Great Lavra Bell Tower

Great Lavra Bell Tower was built in 1731–1745 in the classical style. Before its appearance there were only wooden “belfries” in Lavra that were destroyed in 1718 by the Great Fire. In 1721, at the request of Lavra hierarchy, Fedir Vasyliev, the architect, worked out the project of the five-tier brick-built bell tower 88 m high. However, ten years have passed before the construction of the Great Lavra Bell Tower began. The works were accomplished under the supervision of Johann Gottfried Schaedel, the German architect. He significantly modified the previous project of the bell tower, removing one of its tiers and increasing the height of the bell to 96 m 52 cm. Due to these changes the Great Lavra Bell Tower has become the highest brick building in the Eastern Europe and preserved this status for a long time. About 5 million bricks and 20 thousand tons of lime were spent to construct it. The foundation of the Bell Tower is granite; wall thickness is 8 m 52 cm and depth of occurrence is from 4 to 6 m. The thickness of the walls of the first tier is 8 m and its diameter is 29 m. The dome is covered with 3.5 kg of gold leaves. The whole construction of the Bell Tower is adorned with numerous ceramic architectural details.

The bells were installed on the third tier. By the end of the 19th century the number of bells accounted for 12, their total weight being 96 tons. On the fourth tier there is a great chiming clock installed in 1903 by the watchmaking company of Andrew Yenodin. The ringing of a big bell marks hours, the jangle of small bells, which makes chime melody, is heard every fifteen minutes. The total weight of the mechanism is 4.5 tons. On two upper tiers of the Great Lavra Bell Tower there are several spaces protected by balustrades and arranged so that the visitors can have beautiful panoramic view of the city.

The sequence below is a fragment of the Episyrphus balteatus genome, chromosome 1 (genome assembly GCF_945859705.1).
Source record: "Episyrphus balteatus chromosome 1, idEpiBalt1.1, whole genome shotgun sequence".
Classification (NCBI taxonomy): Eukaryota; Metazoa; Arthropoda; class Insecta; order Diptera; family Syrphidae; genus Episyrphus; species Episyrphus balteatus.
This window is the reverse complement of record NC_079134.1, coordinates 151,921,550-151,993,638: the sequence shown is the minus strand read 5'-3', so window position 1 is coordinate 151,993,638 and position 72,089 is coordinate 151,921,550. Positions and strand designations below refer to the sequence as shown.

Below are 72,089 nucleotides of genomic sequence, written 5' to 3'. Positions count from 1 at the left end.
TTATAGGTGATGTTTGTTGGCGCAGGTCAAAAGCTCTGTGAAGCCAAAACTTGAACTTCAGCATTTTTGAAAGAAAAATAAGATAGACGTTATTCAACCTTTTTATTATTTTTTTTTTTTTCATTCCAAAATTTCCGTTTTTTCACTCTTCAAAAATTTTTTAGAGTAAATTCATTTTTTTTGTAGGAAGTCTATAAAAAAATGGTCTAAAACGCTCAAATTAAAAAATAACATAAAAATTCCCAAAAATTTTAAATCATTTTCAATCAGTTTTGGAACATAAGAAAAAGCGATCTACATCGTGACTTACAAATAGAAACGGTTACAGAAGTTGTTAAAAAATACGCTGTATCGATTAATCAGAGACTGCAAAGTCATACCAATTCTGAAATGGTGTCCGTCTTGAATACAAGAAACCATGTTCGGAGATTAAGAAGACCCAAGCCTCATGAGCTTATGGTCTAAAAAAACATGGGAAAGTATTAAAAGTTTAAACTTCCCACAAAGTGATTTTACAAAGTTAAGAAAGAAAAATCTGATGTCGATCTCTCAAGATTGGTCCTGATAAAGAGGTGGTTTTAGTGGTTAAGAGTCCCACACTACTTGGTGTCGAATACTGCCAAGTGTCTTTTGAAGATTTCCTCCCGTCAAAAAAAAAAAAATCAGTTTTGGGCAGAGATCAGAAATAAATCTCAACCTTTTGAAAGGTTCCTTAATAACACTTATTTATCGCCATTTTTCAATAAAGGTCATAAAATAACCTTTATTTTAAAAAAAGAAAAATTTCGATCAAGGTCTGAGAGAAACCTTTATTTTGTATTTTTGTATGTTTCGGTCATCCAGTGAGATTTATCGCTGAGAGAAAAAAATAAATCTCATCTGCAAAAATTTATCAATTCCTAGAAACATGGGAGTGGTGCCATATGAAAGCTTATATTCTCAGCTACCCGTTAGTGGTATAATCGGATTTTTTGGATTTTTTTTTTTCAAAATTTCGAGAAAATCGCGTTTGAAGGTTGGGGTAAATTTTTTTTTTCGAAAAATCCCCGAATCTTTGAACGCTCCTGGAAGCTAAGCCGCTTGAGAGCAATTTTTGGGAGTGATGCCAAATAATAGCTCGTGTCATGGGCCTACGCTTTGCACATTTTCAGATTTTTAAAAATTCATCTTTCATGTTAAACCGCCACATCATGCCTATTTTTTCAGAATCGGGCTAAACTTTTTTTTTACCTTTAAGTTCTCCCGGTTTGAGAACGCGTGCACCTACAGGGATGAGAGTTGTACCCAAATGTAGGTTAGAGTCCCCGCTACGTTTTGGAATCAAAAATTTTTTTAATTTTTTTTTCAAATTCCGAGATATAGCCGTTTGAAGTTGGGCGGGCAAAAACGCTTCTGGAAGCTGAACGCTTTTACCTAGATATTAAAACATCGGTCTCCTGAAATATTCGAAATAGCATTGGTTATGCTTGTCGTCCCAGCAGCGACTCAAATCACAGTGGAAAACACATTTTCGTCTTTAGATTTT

In the 1930s, the Great Lavra Bell Tower lost most of its bells, and during the Second World War it suffered a massive fire. Its major restoration was carried out in 1957–1963. The last significant repair and restoration work of the bell was held in 2010–2014.

In the middle of the 18th century the Great Lavra Bell Tower started leaning. Today the angle of slope, which is 62 cm from the axis, stays practically unchanged.

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